A polycrystalline diamond compact (“PDC”) typically includes a diamond layer or table formed by a sintering process employing high temperature and high pressure conditions that causes the diamond table to become is bonded or affixed to a substrate (such as cemented tungsten carbide substrate), as described in greater detail below. Optionally, the substrate may be brazed or otherwise joined to an attachment member such as a stud or to a cylindrical backing, if desired. A PDC may be employed as a subterranean cutting element mounted to a drill bit either by press-fitting, brazing, or otherwise coupling a stud to a recess defined by the drill bit, or by brazing the cutting element directly into a preformed pocket, socket, or other receptacle formed in the subterranean drill bit. In one example, cutter pockets may be formed in the face of a matrix-type bit comprising tungsten carbide particles that are infiltrated or cast with a binder (e.g., a copper-based binder), as known in the art. Such subterranean drill bits are typically used for rock drilling and for other operations which require high abrasion resistance or wear resistance. Generally, a rotary drill bit may include a plurality of polycrystalline abrasive cutting elements affixed to the drill bit body.

A PDC is normally fabricated by placing a cemented carbide substrate into a container or cartridge with a layer of diamond crystals or grains positioned adjacent one surface of a substrate. A number of such cartridges may be typically loaded into an ultra-high pressure press. The substrates and adjacent diamond crystal layers are then sintered under ultra-high temperature and ultra-high pressure (“HPHT”) conditions. The ultra-high pressure and ultra-high temperature conditions cause the diamond crystals or grains to bond to one another to form polycrystalline. In addition, as known in the art, a catalyst may be employed for facilitating formation of polycrystalline diamond. In one example, a so-called “solvent catalyst” may be employed for facilitating the formation of polycrystalline diamond. For example, cobalt, nickel, and iron are among examples of solvent catalysts for forming polycrystalline diamond. In one configuration, during sintering, solvent catalyst comprising the substrate body (e.g., cobalt from a cobalt-cemented tungsten carbide substrate) becomes liquid and sweeps from the region adjacent to the diamond powder and into the diamond grains. Of course, a solvent catalyst may be mixed with the diamond powder prior to sintering, if desired. Also, as known in the art, such a solvent catalyst may dissolve carbon. Such carbon may be dissolved from the diamond grains or portions of the diamond grains that graphitize due to the high temperatures of sintering. When the solvent catalyst is cooled, the carbon held in solution may precipitate or otherwise be expelled from the solvent catalyst and may facilitate formation of diamond bonds between abutting or adjacent diamond grains. Thus, diamond grains become mutually bonded to form a polycrystalline diamond table upon the substrate. The solvent catalyst may remain in the polycrystalline diamond layer within the interstitial pores between the diamond grains. A conventional process for forming polycrystalline diamond cutters, is disclosed in U.S. Pat. No. 3,745,623 to Wentorf, Jr. et al., the disclosure of which is incorporated, in its entirety, by reference herein. Optionally, another material may replace the solvent catalyst that has been at least partially removed from the polycrystalline diamond.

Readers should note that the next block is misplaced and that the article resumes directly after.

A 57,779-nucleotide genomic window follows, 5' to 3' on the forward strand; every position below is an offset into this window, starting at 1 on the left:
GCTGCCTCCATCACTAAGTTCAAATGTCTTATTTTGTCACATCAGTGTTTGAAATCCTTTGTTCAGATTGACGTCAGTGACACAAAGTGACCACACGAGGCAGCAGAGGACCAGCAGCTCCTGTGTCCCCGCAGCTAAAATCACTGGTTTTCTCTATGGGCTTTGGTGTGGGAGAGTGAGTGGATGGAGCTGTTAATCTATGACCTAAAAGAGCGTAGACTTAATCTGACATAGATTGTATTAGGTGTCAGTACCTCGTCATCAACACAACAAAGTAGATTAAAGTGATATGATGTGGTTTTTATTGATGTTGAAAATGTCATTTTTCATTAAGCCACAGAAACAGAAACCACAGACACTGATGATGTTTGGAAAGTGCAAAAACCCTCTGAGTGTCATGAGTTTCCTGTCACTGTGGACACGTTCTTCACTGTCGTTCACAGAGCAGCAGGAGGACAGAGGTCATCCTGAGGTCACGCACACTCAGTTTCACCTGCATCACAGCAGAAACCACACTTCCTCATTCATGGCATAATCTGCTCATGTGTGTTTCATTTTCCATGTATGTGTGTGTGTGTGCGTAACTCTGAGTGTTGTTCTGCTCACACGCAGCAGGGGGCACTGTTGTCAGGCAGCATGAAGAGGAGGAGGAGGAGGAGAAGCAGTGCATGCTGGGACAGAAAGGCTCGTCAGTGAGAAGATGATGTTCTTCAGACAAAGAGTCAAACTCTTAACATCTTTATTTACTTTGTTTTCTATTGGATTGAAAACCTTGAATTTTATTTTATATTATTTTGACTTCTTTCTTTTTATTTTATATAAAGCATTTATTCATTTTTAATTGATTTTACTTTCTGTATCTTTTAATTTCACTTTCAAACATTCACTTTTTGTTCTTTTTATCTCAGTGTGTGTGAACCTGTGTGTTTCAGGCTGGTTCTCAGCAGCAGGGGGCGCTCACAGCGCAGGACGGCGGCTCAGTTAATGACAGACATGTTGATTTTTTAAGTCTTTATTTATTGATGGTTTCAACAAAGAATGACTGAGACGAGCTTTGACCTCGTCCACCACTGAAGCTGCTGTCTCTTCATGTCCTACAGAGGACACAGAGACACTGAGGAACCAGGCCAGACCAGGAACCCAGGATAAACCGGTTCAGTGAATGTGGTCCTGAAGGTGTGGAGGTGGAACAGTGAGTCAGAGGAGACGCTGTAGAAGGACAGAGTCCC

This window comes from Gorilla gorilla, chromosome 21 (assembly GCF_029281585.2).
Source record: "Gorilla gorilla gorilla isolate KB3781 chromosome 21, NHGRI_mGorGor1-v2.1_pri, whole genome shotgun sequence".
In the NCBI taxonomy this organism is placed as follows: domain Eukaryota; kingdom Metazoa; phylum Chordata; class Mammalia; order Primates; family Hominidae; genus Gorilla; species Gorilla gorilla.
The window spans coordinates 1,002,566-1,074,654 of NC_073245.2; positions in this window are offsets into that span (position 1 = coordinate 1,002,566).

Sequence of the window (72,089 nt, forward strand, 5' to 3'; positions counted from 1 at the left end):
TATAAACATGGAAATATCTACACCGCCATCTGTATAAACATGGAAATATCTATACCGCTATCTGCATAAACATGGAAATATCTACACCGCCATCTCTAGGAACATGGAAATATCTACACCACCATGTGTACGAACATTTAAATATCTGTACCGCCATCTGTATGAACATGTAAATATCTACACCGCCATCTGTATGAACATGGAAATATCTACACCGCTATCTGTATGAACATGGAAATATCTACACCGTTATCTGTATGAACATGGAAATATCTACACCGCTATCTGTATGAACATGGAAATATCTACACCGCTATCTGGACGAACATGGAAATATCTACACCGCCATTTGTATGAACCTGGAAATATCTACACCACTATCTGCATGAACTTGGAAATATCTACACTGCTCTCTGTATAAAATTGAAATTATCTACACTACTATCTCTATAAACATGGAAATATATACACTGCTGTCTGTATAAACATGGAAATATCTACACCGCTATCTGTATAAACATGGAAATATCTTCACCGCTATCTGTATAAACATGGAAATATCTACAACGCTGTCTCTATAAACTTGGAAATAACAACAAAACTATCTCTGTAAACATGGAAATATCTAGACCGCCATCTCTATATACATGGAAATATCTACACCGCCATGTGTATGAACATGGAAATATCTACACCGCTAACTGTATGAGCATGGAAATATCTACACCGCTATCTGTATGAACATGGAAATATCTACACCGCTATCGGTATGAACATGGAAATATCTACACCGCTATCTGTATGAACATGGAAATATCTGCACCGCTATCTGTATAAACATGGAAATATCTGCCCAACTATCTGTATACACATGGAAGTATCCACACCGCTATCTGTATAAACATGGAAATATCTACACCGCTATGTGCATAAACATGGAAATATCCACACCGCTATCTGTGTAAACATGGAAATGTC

Diamond enhanced inserts are frequently used as the cutting structure on drill bits to bore through geological formations. It is not unusual that diamond enhanced inserts are subjected to conditions down hole that exceed the mechanical properties of the insert and failures occur. One factor believed to contribute to such failures is a thermal mechanical breakdown of the polycrystalline diamond structure. In percussive drilling applications, the high frequency of relatively high load impact and rotary actions can generate high temperatures on the tip (contact area) of the polycrystalline diamond inserts. Further, one of ordinary skill in the art will understand that temperatures experienced on a polycrystalline diamond of any drilling tool may be higher than expected or desired.

A percussive bit, also known as a hammer bit, penetrates a subterranean formation through a combination of percussive and rotary interactions with the subterranean formation. A downhole hammer actuates the bit in a vertical direction so that intermittent impacting with the formation, which may pulverize at least a portion of the subterranean formation, may occur. The rotary action may generally be driven by a so-called “top drive” and may facilitate complete excavation of the bottom hole. The inserts on a hammer bit are generally hemispherical or conical in shape. A hemispherical geometry may provide the necessary toughness for a typically brittle polycrystalline diamond material. A variety of polycrystalline diamond insert designs to improve the life of percussive insert are well known in the art. Inventions such as transition layers, non-planar interfaces, composite diamond mixes and non-continuous diamond surfaces are all designed to improve the toughness and overall life of a percussive diamond insert.